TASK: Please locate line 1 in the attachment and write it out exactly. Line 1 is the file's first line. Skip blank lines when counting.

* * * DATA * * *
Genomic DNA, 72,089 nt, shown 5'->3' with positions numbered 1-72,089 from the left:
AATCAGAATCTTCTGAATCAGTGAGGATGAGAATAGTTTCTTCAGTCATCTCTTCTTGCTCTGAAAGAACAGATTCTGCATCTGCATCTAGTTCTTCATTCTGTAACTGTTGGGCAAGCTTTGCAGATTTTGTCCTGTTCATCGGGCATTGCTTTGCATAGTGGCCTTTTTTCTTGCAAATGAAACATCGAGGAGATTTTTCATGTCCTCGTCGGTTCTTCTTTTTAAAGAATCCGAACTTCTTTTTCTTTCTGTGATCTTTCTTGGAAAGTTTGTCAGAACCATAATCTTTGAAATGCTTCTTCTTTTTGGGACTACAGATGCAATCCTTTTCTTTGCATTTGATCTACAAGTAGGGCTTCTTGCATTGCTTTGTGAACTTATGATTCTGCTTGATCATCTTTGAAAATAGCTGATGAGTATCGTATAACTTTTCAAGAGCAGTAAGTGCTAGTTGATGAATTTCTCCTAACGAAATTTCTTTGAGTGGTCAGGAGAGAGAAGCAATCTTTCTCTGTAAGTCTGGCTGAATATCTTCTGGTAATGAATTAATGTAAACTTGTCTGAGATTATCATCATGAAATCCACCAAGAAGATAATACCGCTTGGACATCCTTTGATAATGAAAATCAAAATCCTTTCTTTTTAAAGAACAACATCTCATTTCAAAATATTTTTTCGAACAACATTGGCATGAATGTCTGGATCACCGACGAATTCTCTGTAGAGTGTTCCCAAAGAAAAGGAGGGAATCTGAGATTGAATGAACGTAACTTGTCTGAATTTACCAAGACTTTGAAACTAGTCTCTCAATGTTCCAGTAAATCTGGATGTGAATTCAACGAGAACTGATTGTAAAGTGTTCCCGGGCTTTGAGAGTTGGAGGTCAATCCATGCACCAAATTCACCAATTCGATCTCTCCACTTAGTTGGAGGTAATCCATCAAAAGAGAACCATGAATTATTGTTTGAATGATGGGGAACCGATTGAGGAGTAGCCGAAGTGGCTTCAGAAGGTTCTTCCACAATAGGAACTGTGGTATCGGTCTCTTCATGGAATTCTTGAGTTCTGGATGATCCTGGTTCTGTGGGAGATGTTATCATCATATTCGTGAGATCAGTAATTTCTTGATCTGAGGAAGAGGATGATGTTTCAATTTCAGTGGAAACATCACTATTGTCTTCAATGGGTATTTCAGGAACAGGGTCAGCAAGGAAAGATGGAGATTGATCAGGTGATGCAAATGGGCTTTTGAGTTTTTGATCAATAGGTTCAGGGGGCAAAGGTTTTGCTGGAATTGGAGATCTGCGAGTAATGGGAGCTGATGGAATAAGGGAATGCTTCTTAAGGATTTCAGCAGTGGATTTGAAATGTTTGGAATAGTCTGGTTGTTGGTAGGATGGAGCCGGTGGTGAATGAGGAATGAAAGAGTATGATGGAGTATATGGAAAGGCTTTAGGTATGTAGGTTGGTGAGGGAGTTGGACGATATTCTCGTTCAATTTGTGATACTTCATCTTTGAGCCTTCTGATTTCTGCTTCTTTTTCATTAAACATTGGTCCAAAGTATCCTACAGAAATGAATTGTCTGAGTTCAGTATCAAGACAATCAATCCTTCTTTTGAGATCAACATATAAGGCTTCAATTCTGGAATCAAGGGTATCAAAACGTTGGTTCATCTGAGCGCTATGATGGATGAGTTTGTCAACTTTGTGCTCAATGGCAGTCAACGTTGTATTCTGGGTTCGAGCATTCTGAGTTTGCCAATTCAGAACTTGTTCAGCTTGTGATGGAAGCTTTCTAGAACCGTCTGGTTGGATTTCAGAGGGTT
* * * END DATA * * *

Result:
Genomic DNA, 72,089 nt, shown 5'->3' with positions numbered 1-72,089 from the left: